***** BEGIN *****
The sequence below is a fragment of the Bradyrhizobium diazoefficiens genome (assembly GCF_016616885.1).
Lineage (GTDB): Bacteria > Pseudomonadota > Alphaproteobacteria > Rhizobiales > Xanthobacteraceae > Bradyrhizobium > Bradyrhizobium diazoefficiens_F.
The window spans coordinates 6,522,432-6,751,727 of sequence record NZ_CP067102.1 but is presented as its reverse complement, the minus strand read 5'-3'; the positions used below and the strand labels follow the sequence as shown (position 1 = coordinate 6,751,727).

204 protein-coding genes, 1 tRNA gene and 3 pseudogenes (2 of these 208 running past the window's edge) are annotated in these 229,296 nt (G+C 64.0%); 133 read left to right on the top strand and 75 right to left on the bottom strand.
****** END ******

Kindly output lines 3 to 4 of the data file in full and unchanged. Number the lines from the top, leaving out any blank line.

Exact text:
The window spans coordinates 6,522,432-6,751,727 of sequence record NZ_CP067102.1 but is presented as its reverse complement, the minus strand read 5'-3'; the positions used below and the strand labels follow the sequence as shown (position 1 = coordinate 6,751,727).

204 protein-coding genes, 1 tRNA gene and 3 pseudogenes (2 of these 208 running past the window's edge) are annotated in these 229,296 nt (G+C 64.0%); 133 read left to right on the top strand and 75 right to left on the bottom strand.